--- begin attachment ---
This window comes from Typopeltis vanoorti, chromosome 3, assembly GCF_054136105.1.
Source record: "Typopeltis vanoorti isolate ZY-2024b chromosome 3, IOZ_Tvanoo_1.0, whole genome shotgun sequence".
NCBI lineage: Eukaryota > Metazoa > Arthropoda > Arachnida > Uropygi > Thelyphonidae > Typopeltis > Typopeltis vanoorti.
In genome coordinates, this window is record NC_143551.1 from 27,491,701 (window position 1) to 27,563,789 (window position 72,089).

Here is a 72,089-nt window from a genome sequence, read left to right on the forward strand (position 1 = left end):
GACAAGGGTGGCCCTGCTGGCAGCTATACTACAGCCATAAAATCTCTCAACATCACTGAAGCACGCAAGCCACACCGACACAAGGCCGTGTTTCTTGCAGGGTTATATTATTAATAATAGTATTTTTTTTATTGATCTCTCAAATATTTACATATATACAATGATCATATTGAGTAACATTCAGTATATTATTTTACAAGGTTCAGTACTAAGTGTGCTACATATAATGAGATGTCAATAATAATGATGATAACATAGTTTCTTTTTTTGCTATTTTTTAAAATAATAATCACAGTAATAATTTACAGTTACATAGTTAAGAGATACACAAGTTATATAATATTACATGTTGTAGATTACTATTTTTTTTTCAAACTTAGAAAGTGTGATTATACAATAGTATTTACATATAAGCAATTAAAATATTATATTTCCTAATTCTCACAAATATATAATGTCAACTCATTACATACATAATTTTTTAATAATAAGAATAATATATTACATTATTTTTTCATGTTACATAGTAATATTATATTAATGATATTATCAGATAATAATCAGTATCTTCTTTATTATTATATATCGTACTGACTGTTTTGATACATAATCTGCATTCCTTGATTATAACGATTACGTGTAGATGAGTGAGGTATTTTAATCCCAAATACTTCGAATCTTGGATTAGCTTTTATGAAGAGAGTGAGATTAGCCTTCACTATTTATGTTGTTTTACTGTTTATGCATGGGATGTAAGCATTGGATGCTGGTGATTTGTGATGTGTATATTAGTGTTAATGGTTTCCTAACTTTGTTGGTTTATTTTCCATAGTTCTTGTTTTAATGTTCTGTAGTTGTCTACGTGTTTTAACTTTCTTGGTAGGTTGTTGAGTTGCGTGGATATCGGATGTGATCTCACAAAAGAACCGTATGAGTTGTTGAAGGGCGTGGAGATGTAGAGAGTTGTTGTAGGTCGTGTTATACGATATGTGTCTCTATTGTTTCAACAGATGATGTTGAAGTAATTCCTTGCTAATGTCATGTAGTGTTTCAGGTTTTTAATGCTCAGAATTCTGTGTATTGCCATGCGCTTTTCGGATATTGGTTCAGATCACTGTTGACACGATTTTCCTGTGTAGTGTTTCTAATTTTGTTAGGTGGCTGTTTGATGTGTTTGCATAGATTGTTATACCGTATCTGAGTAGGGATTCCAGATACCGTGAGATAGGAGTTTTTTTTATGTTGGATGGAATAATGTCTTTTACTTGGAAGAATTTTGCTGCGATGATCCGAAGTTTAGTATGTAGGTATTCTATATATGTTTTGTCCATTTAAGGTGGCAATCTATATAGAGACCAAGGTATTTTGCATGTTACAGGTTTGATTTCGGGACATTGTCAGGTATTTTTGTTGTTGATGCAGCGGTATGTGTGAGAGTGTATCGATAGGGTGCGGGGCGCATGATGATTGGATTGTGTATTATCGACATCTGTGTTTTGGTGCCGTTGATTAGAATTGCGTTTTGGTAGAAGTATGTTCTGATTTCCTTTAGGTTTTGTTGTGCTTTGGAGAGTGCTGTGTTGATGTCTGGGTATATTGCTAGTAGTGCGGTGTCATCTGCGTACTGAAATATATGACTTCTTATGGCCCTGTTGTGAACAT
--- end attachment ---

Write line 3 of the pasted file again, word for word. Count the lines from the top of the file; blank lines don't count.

NCBI lineage: Eukaryota > Metazoa > Arthropoda > Arachnida > Uropygi > Thelyphonidae > Typopeltis > Typopeltis vanoorti.